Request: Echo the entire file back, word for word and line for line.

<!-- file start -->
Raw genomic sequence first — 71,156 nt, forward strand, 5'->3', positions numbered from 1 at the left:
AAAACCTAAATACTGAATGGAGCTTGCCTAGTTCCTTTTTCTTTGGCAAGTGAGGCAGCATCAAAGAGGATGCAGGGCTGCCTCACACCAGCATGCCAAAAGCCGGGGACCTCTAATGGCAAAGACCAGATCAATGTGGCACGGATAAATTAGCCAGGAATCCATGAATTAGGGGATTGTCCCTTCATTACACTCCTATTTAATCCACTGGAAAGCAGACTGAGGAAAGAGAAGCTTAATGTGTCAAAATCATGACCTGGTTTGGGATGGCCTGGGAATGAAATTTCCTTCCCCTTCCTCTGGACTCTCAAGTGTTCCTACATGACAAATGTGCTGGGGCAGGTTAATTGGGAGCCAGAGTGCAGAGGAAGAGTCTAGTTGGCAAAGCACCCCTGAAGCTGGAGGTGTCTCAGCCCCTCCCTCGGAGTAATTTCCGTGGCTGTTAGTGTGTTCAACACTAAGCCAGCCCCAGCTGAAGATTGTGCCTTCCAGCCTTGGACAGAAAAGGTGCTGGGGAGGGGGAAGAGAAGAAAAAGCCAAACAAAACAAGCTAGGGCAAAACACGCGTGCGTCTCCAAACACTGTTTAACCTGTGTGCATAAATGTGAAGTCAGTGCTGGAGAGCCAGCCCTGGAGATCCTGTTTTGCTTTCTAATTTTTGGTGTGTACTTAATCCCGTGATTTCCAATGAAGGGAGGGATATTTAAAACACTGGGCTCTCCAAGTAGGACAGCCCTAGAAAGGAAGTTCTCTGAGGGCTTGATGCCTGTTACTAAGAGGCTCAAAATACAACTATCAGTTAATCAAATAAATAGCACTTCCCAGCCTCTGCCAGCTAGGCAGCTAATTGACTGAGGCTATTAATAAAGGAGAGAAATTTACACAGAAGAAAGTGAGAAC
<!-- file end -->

Raw genomic sequence first — 71,156 nt, forward strand, 5'->3', positions numbered from 1 at the left:
AAAACCTAAATACTGAATGGAGCTTGCCTAGTTCCTTTTTCTTTGGCAAGTGAGGCAGCATCAAAGAGGATGCAGGGCTGCCTCACACCAGCATGCCAAAAGCCGGGGACCTCTAATGGCAAAGACCAGATCAATGTGGCACGGATAAATTAGCCAGGAATCCATGAATTAGGGGATTGTCCCTTCATTACACTCCTATTTAATCCACTGGAAAGCAGACTGAGGAAAGAGAAGCTTAATGTGTCAAAATCATGACCTGGTTTGGGATGGCCTGGGAATGAAATTTCCTTCCCCTTCCTCTGGACTCTCAAGTGTTCCTACATGACAAATGTGCTGGGGCAGGTTAATTGGGAGCCAGAGTGCAGAGGAAGAGTCTAGTTGGCAAAGCACCCCTGAAGCTGGAGGTGTCTCAGCCCCTCCCTCGGAGTAATTTCCGTGGCTGTTAGTGTGTTCAACACTAAGCCAGCCCCAGCTGAAGATTGTGCCTTCCAGCCTTGGACAGAAAAGGTGCTGGGGAGGGGGAAGAGAAGAAAAAGCCAAACAAAACAAGCTAGGGCAAAACACGCGTGCGTCTCCAAACACTGTTTAACCTGTGTGCATAAATGTGAAGTCAGTGCTGGAGAGCCAGCCCTGGAGATCCTGTTTTGCTTTCTAATTTTTGGTGTGTACTTAATCCCGTGATTTCCAATGAAGGGAGGGATATTTAAAACACTGGGCTCTCCAAGTAGGACAGCCCTAGAAAGGAAGTTCTCTGAGGGCTTGATGCCTGTTACTAAGAGGCTCAAAATACAACTATCAGTTAATCAAATAAATAGCACTTCCCAGCCTCTGCCAGCTAGGCAGCTAATTGACTGAGGCTATTAATAAAGGAGAGAAATTTACACAGAAGAAAGTGAGAAC